One of France’s more famous cheeses, the first Camemberts were made from raw cow’s milk, and the AOC variety “Camembert de Normandie” is required by law to be made only with unpasteurized milk; but unpasteurized Camembert is getting harder and harder to come by. Known for its strong mushroom notes, one cheese columnist described an authentic Camembert as having “hints of garlic, barnyard and ripe laundry.”

2. Ami Du Chambertin

Made from unpasteurized cow’s milk in the Gevrey-Chambertin area of Burgundy, the rind is washed with Marc de Bourgogne brandy and the smell hovers somewhere between barnyard and “putrid” . but the flavor is of grassy butter and cream.

3. Epoisses de Bourgogne

This cow’s milk cheese produced by Jacques Hennart in the village Epoisses, France, is commonly just called Epoisses. Also rinsed in Marc de Bourgogne brandy, Epoisses is famous for its stink — so stinky that it is banned from the Parisian public transportation system — and sweet, salty flavor.

4. Fiance Des Pyrenees

An unpasteurized goat’s milk cheese from the Pyrenees, the aroma of this gooey, oozy cheese is described as “yeasty” and “fragrant.”

5. Limburger

Originally produced in the historical Duchy of Limburg, but now in other places as well, the granddaddy of stinky cheeses is made from pasteurized cow’s milk. Its fragrance is most commonly compared to mushrooms and ripe underarms.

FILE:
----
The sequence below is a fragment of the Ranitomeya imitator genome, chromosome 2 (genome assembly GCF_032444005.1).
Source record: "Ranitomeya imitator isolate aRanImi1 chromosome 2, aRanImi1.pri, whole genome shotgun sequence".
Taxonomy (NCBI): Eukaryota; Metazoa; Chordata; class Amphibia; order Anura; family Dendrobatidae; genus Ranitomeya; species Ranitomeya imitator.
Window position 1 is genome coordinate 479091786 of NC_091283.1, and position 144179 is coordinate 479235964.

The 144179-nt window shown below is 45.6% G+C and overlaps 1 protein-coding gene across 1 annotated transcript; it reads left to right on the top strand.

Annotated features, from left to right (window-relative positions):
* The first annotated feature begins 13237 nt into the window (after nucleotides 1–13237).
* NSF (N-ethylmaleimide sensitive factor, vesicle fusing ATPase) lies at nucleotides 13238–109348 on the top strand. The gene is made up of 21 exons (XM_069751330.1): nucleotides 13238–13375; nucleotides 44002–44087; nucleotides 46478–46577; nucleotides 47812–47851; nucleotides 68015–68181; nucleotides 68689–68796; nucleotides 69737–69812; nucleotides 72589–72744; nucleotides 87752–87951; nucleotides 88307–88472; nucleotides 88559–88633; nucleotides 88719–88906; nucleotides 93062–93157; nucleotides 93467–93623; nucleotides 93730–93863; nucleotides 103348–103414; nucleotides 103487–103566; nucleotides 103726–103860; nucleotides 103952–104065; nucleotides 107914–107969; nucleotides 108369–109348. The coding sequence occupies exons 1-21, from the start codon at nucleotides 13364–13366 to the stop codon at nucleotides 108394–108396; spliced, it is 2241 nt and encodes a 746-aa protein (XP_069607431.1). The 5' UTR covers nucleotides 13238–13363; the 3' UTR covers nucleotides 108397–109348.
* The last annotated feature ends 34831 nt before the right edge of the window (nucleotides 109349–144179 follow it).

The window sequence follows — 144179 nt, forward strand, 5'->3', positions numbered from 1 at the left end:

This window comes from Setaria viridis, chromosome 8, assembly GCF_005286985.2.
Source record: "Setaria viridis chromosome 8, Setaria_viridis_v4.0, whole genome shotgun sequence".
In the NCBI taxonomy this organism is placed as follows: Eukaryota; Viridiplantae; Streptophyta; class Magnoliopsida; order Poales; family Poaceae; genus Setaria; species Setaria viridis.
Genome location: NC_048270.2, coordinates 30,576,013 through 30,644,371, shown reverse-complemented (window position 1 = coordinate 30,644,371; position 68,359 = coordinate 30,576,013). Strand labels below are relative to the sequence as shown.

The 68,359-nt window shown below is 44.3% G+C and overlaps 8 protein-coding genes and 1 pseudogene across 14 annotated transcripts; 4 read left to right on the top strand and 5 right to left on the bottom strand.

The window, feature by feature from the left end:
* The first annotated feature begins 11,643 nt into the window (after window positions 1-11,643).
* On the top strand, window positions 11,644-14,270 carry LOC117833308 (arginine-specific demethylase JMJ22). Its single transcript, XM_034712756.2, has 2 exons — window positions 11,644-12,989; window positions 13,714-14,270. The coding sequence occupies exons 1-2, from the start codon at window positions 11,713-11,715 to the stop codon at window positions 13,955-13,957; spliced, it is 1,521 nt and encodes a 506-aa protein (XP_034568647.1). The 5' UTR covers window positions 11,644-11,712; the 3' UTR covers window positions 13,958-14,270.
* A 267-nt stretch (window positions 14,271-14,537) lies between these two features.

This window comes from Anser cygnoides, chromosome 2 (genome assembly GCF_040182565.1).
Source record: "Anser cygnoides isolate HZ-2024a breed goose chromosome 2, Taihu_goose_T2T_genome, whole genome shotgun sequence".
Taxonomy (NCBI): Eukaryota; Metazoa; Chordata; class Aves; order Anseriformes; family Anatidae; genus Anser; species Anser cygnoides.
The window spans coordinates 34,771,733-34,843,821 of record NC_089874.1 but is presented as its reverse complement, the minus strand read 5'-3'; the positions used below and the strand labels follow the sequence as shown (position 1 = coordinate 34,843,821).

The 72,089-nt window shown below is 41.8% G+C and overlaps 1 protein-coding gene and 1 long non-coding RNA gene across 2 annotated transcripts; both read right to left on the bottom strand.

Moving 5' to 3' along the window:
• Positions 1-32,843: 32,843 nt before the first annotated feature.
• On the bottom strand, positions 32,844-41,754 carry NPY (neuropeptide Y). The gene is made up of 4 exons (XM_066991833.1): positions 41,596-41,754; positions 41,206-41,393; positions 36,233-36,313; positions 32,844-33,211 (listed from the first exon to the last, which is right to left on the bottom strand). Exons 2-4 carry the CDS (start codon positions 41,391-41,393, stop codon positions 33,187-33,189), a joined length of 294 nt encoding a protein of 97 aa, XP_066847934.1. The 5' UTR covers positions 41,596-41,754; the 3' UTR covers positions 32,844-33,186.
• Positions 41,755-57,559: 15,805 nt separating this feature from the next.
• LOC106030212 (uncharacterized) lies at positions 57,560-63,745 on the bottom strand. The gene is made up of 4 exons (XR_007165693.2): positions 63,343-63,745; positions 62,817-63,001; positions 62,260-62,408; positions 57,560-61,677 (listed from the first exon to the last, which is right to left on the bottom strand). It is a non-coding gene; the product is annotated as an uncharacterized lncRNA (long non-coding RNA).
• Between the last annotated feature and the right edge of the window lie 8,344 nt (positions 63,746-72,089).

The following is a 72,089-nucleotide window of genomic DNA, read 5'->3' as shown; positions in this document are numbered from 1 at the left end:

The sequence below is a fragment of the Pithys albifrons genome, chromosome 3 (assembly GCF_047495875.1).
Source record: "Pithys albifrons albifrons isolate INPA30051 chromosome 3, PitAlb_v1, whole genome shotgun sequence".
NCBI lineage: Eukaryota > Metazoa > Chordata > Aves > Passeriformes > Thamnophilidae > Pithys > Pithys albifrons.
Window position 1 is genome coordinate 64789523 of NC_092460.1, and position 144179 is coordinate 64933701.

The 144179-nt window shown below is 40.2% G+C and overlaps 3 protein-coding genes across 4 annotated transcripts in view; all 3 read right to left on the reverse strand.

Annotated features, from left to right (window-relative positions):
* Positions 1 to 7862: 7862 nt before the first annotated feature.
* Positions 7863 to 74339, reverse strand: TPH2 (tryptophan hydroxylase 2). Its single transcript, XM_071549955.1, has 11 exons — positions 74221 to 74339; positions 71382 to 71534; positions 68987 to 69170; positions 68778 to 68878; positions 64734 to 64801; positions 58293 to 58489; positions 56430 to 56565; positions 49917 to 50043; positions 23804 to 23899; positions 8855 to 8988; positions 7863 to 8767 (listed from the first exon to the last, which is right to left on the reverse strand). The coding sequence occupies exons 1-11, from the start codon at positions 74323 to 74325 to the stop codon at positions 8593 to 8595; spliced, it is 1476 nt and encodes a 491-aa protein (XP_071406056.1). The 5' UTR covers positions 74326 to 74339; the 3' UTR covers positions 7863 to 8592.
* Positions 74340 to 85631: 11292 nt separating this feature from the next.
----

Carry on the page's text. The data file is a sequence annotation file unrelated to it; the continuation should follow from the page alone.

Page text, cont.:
6. Trou du Cru

Berthaut, the maker of Epoisses (the one so stinky it’s banned on the Paris Metro) also makes Trou du Cru, which is often described as being a petite version of Epoisses. It is washed in the French spirit Marc de Bourgogne and aged on straw, which adds some boozy barnyard hints to the other notes of body odor and sour milk. Beyond the rind resides a sweet, creamy, lovely cheese that is favored by many.

7. Livarot Munster

Named after a village in Normandy, this cow’s milk cheese is one of the oldest in the region. Don’t be scared by its aroma, which may be best described as hardcore barnyard.

8. Le Pavin d’Auvergne

An unpasteurized cow’s milk cheese produced in the Auvergne region of France. Beyond the fungal funk of its rind resides a mild, sweet and nutty cheese.

9. Pont l’Evêque

About this cow’s milk cheese produced in Normandy, one cheese seller says, “The aroma of this cheese is likened to moldy cellars, barnyards and bacon.” Some say it is so stinky they leave it outside until ready to eat.